This morning I read an interesting article “7 Ways to Pick a Better Adviser”.
Knowing how to work out a good from bad advisor seems to be the biggest challenge people face in getting financial advice. That’s certainly what most people tell me.
People come to my blog suspecting they are not getting the best advice from their current planner. And likeability seems to be an obstacle preventing many of them dealing properly with their advisor.
They may have been recommended an advisor by friends (who usually don’t have the ability to judge good advice, as ASIC has found). When they get their financial plan, a perceived bias, high fees or a lack of clear benefit makes them question the advice. They tell me they don’t want to proceed, but they feel obliged to the planner as they like them and appreciate the time they have taken.
I think your financial wellbeing is far more important than disappointing an advisor who hasn’t managed to come up with a recommendation you believe is best for you.
But rather than focus on how to break up with your financial planner, I want to pick up on an original and interesting idea presented in the article above – pick an advisor you don’t like. The logic being that they will work harder for you and, if you are not entirely happy, you can turn down their recommendation with less hesitation.
Personally, I think you can pick an advisor you like, but I do think you must pick someone who is willing to tell you what you may not want to hear. Give you tough love, so to speak.
People need advice designed to make them better, not make them feel better.
There have been times when I’ve remained firm on something I know is best for a prospective client, despite them wanting to hear differently, and then worried I’ve strained the relationship before it has even begun. In all cases to date, people have proceeded with my advice. And I usually get along with those clients better as a result.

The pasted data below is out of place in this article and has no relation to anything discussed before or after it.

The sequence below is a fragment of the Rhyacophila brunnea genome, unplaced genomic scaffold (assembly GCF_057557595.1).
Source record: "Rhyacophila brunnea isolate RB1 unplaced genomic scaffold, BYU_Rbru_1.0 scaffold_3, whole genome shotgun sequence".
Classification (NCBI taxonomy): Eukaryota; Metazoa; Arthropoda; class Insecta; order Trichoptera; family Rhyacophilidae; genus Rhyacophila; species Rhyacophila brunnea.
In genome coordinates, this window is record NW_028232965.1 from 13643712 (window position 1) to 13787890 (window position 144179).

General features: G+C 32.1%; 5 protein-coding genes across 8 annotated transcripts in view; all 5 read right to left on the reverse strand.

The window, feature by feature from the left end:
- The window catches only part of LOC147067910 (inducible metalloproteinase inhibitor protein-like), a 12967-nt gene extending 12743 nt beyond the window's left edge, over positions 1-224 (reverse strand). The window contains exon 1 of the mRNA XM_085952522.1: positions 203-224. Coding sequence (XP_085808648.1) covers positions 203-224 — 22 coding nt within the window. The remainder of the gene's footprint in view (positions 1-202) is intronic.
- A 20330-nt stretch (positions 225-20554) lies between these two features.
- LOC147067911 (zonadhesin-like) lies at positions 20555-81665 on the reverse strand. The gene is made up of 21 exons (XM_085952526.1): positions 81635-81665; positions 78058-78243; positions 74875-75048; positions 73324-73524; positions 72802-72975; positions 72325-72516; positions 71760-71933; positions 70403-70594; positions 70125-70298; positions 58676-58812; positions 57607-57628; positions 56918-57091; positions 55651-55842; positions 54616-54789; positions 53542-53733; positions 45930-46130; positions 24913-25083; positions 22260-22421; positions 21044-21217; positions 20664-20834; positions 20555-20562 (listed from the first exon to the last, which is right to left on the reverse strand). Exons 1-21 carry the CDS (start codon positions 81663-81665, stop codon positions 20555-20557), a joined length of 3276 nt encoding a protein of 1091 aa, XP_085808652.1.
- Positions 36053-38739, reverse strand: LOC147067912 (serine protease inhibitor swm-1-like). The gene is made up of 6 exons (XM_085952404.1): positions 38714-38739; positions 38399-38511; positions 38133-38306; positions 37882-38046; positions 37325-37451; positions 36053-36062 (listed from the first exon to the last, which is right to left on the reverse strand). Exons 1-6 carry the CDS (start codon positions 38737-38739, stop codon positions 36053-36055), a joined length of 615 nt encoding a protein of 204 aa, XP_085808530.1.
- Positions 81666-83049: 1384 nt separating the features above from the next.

I’ve had people tell me they lost trust in their planner after the advisor changed their advice to suit some new idea that client had researched and enquired about. Active v index funds is a common one.
Another idea presented in this article was checking out the advisor’s website to judge them. This may seem superficial to some people, but the article delves into detail about how effective this method can be. It’s much better than a suit and a firm handshake. The time and effort involved in maintaining a site with original and useful content, suggests an additional level of commitment beyond most financial advisors.
In my experience, a site that is full of corporate jargon and intangible client benefits results in advice that is similar. A site that looks cheap may well indicate an advisor who doesn’t take their business seriously.
I think people should look for an advisor who is committed to making it easier for people to understand when they are getting good advice.
On that note, contact me and let me know what topics I can write about that will help you the most.
And, join my email list for regular ideas on how to get better advice.